Examined specimens are deposited in the following collections:

BMNH The Natural History Museum, London, U.K. (M. Barclay);

BSC-E Departamento de Zoología, Centro Oriental de Ecosistemas y Biodiversidad, Santiago de Cuba, Cuba (F. Cala-Riquelme);

CMN Canadian Museum of Nature, Ottawa, Canada (R. Anderson);

CNC Canadian National Collection, Ottawa, Canada (A. Smetana);

NMPC National Museum, Prague, Czech Republic (M. Fikáček);

SBPC Stewart Peck Personal Collection, Ottawa, Canada;

SEMC Division of Entomology, Biodiversity Institute, University of Kansas, Lawrence, USA (A. Short);

WIBF West Indian Beetle Fauna Project Collection, Montana State University, Bozeman, Montana (M. Ivie).

Checklist of the West Indian species of Oosternum

Oosternum andersoni sp. n. Cuba

Oosternum bacharenge sp. n. Hispaniola: Dominican Rep.

Oosternum cercyonoides sp. n. Jamaica

Oosternum insulare sp. n. Jamaica

Oosternum latum Fikáček, Hebauer & Hansen, 2009 Saint Vincent

Oosternum luciae sp. n. Saint Lucia

Oosternum megnai sp. n. Cuba

Oosternum pecki sp. n. Hispaniola: Dominican Rep.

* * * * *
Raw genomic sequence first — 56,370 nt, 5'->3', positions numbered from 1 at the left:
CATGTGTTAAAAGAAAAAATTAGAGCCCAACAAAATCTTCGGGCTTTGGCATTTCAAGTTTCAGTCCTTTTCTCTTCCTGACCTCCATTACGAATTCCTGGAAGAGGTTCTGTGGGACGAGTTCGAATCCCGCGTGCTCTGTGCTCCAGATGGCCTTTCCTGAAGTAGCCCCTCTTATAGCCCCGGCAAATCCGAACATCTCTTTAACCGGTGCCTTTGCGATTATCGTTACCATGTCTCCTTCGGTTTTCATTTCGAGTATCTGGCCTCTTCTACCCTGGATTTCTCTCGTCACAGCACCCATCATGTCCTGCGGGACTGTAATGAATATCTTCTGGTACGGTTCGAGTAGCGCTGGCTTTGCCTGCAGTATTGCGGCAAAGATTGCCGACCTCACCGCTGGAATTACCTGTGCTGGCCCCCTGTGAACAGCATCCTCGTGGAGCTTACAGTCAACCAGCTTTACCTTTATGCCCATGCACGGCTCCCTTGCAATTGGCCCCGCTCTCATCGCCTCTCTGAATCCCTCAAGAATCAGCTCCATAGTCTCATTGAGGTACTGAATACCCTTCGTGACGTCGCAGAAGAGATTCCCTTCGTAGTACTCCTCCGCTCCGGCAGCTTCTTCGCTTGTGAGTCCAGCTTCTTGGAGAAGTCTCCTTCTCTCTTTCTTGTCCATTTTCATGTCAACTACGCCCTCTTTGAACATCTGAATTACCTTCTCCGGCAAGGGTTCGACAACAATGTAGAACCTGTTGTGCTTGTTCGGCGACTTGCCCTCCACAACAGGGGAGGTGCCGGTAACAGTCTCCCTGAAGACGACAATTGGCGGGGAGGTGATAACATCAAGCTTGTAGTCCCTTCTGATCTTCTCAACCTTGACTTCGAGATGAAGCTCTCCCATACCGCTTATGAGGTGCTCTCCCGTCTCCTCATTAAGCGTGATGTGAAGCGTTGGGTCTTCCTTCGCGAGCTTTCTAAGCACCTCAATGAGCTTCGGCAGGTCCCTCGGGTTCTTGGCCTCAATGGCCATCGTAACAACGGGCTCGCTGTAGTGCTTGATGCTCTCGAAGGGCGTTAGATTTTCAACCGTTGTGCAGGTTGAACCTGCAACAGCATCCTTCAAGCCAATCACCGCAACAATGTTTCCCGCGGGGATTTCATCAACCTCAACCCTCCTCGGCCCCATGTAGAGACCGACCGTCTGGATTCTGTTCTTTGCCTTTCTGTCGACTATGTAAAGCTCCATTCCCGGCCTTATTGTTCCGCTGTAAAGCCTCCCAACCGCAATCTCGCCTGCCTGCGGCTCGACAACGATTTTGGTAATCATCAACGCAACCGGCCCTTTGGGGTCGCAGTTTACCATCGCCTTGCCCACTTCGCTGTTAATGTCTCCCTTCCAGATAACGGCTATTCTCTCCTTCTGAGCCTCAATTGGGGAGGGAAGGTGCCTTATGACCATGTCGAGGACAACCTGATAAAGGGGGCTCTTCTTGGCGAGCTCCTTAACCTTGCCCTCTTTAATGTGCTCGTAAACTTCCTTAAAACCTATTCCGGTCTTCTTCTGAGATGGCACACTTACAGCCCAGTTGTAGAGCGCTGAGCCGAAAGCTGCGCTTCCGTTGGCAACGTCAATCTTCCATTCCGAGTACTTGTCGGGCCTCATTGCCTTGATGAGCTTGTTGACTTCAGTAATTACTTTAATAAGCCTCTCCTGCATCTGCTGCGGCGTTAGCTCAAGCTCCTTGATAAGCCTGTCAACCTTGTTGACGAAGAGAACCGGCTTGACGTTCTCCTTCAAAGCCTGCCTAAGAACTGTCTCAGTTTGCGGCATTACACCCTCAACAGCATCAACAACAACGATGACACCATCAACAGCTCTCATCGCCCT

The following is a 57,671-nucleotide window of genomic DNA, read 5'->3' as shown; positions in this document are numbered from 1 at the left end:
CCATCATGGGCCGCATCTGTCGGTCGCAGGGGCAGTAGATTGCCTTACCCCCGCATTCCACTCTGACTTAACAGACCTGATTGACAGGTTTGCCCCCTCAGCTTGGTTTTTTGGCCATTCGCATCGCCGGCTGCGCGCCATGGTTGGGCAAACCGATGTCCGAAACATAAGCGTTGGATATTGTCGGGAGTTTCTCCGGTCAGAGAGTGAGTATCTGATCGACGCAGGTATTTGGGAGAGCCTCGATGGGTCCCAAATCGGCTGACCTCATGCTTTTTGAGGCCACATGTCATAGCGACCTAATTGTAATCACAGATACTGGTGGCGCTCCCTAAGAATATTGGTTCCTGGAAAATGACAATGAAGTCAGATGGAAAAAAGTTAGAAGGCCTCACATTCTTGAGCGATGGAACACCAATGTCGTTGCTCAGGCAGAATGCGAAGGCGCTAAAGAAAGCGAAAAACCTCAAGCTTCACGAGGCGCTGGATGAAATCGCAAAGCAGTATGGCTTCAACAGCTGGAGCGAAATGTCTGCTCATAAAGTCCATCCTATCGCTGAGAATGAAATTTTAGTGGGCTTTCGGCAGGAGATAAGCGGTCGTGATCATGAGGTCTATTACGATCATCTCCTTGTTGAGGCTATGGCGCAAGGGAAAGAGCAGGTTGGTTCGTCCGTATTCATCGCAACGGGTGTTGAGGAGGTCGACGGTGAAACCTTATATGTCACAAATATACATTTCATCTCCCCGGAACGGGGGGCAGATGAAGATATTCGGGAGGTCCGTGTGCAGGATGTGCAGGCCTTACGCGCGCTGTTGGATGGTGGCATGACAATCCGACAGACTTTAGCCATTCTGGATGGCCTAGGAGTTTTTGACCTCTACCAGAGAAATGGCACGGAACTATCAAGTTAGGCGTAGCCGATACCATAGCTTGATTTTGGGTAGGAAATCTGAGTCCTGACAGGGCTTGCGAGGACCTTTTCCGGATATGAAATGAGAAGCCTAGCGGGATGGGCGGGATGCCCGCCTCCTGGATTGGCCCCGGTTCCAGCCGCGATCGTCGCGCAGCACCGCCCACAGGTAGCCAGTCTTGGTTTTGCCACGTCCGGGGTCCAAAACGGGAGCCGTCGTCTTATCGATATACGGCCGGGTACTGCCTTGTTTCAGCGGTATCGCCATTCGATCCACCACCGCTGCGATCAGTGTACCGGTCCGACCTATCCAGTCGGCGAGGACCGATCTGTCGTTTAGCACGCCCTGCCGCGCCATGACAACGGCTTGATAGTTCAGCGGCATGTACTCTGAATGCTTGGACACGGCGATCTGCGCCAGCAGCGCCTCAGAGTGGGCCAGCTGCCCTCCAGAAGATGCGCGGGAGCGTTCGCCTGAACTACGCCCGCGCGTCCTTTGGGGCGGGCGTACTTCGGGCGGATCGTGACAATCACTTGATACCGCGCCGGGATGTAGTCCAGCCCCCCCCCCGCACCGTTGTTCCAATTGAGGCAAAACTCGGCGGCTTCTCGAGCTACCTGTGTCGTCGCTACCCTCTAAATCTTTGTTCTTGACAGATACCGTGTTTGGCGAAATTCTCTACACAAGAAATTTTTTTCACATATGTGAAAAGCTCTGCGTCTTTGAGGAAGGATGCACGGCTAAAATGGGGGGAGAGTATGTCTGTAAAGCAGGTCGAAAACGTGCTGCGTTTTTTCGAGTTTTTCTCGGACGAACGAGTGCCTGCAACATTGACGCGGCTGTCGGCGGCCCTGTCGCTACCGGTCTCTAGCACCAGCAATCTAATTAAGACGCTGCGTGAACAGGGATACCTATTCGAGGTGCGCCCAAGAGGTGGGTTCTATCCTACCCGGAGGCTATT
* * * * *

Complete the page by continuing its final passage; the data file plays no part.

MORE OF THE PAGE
Oosternum sharpi Hansen, 1999 widespread in the West Indies

Oosternum sp. Bahamas: Andros Is.

Key to species of West Indian Oosternum

1 Median portion of prosternum elevated and demarcated from lateral portions (Figs 35–38). Antennal grooves of prothorax with acute lateral projection (see Fikáček 2009, Fig. 13) 2
Median portion of prosternum not elevated and demarcated from lateral portions (Figs 29–33). Antennal grooves of prothorax rounded to subangular, without acute lateral projection 5
2 Pronotal punctation consisting of punctures of two very different sizes (Figs 22, 27). Each paramere bearing a single seta apically (Figs 55, 60) 3
Pronotal punctation uniform, all punctures of the same size (Figs 23, 24). Each paramere bearing two short setae apically (Figs 56, 57) 4
3 Pronotum without microsculpture on interstices (Fig. 22). Metaventrite crenulate behind mesocoxal cavities (Fig. 42). Lateral membrane in apical portion of the median lobe very narrow and without setae (Fig. 55) O. insulare
Pronotum with fine mesh-like microsculpture on interstices (Fig. 27). Metaventrite not crenulate behind mesocoxal cavities (Fig. 47). Lateral membrane in apical portion of the median lobe wide and with a series of fine setae (Fig. 60) O. sharpi
4 Body widest at elytral base (Fig. 9). Pronotum very convex, not forming a continuous curve with elytra in lateral view (Fig. 10). Lateral membrane only present in apical fifth of the median lobe and lacking setae (Fig. 56) O. latum
Body widest ca at midlength (Fig. 11). Pronotum moderately convex, forming a continuous curve with elytra in lateral view (Fig. 12). Lateral membrane reaching midlength of the median lobe and bearing a series of fine setae (Fig. 57) O. luciae